Another day. Another light.
Today's source of light is coming to you from another writer. When thinking about this "Let Your Light Shine" series I knew I wanted to tell Hannah's story.
Without a doubt. Her story of shining a light had to be told.
But when I started to write it nothing seemed good enough. It was difficult for me to articulate an event 2 years ago that changed Hannah's life and the affect on her it had. So I am honored to say that Hannah has agreed to write about and let me publish a snapshot of her story.....for the first time.
Prepare to be inspired.
Hope isn’t a bonfire. It isn’t a pyre of flames, and it isn’t obvious, especially when it’s in the presence of light. Hope is a spark, and we must choose if we let it ignite in our hearts. However, when our lives are shrouded by darkness, that tiny spark can be brighter than the sun. Without the darkness, we cannot see the stars, and that’s the beauty in our hardships.
In the summer of 2010, I went on a mission trip to Honduras with my church. At the time, I was living comfortably. I was in my 15-year-old world, and the bubble that I lived in was small. I thought I knew everything, and I thought I had the world figured out. Little did I know that the mission trip would change me forever.
What I saw on the trip altered my perspective and showed me what the world outside my small life was like. Seeing the terribly devastating poverty was eye-opening, but I was still seeing my world from the inside of my safe, comfortable bubble.
Three days into the trip, my mission team went into the mountainous jungle to experience an incredible opportunity that Honduras has to offer: rappelling. On the way back up the mountain from rappelling down a 100-foot waterfall, the few of us that had gone down were hit by a tropical storm. The conditions that the storm caused made the trek up the mountain treacherous, and part way up, I lost my footing.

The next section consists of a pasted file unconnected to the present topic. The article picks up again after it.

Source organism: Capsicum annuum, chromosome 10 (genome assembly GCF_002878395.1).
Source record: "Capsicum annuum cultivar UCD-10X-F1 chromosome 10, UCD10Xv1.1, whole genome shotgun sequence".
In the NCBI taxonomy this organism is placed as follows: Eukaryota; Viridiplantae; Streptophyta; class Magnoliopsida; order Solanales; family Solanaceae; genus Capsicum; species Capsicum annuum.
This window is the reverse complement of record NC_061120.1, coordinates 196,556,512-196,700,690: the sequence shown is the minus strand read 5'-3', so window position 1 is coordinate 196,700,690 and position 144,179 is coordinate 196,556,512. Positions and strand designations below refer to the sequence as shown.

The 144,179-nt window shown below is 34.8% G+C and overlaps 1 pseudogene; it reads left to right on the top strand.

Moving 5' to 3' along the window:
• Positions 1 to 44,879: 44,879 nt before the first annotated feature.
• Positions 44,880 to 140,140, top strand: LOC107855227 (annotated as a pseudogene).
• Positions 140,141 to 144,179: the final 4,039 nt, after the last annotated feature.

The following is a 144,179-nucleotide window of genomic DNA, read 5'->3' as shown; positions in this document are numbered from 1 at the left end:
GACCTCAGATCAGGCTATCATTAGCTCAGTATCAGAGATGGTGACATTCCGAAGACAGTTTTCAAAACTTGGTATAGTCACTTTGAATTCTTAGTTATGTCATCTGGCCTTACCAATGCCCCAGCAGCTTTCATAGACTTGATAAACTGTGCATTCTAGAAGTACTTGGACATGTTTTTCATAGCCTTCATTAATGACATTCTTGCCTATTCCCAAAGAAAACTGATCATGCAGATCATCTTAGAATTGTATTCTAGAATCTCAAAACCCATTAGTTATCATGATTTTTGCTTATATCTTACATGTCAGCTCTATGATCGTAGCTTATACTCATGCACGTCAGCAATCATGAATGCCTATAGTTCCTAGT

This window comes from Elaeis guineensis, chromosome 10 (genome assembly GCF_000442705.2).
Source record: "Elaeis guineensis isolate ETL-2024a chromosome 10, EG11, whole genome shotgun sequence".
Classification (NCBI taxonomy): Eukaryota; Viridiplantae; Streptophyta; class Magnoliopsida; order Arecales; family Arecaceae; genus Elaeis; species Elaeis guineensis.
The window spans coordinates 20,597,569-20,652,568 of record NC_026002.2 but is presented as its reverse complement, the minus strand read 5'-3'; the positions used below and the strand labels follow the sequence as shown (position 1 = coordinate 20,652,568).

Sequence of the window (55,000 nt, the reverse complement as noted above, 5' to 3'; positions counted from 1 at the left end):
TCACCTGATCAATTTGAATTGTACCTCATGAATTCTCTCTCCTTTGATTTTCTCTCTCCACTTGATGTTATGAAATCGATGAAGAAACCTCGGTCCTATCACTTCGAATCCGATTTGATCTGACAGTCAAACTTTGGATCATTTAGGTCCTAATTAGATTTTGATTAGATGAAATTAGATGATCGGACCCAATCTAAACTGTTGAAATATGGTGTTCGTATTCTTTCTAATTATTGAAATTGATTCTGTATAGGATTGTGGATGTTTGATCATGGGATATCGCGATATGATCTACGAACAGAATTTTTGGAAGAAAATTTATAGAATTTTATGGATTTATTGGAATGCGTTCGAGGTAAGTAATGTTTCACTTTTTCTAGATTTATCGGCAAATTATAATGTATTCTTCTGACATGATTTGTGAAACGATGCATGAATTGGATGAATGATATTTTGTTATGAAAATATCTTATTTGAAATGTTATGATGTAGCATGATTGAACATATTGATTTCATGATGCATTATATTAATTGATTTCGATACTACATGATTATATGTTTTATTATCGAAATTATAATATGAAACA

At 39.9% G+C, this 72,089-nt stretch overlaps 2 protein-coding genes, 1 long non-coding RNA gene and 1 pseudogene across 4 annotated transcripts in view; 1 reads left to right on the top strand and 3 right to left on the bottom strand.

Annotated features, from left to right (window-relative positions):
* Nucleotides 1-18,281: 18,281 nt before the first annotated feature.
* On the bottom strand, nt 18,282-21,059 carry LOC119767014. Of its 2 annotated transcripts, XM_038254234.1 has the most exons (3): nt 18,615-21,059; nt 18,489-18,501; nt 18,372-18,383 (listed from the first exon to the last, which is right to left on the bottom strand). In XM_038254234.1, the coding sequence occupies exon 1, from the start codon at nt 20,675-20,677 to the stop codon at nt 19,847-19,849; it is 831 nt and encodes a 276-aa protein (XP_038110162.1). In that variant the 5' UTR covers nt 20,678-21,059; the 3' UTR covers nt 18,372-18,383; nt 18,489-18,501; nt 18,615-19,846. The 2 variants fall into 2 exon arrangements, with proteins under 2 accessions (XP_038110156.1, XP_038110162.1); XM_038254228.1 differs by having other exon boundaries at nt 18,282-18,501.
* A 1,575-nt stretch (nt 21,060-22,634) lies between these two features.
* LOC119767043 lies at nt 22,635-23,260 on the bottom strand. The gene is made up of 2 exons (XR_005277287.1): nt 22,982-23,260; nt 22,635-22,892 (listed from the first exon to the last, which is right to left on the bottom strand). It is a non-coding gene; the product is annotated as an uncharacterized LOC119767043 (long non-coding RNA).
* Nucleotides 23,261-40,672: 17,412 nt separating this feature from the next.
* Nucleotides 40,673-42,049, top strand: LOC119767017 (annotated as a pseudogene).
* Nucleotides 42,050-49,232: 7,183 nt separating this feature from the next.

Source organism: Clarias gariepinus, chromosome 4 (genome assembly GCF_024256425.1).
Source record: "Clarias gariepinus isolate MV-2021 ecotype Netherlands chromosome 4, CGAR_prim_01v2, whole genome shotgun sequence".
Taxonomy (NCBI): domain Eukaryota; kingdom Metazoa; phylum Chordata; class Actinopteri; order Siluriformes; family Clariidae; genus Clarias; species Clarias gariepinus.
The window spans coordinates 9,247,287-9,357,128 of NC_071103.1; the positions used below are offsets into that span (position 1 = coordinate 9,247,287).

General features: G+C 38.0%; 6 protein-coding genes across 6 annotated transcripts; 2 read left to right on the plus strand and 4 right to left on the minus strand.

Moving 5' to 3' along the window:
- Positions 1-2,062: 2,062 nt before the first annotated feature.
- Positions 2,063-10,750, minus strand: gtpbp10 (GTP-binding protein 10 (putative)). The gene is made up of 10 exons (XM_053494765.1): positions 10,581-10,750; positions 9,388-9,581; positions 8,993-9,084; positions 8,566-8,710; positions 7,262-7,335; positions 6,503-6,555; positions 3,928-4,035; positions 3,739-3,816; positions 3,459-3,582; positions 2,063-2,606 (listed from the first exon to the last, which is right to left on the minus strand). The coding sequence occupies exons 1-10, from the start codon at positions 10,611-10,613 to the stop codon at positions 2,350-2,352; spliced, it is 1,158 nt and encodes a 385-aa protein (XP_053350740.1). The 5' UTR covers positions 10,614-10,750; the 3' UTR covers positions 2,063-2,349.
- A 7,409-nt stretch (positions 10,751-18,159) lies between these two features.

The fall caused damage, physically and emotionally. The impact had broken my femur, my hand, my nose, a couple of my teeth, and caused compression fractures in my spine, as well as plenty of deep bone and muscle bruises. I had lacerations on my face that still are scars today, along with others that came from the many follow-up surgeries.
Not only that, but my world had shattered. My safe bubble had burst in one instance, and I was abruptly thrown into a world much bigger than I had ever dreamed possible. I had never been aware of the pain and loneliness the world could hold, and I was suddenly estranged from everything I had once known.
After my 18 day stay in the hospital was finished, I returned home, but I didn’t escape my accident. I was swallowed by doctor visits, dentist visits, sessions with my counselor, physical therapy appointments, and follow-up surgeries. In the midst of my physical and emotional turmoil, I lost the thin illusion of control I had over my life. My grades slipped, I lost most of my friendships, and I fell into the darkest place I had ever been before.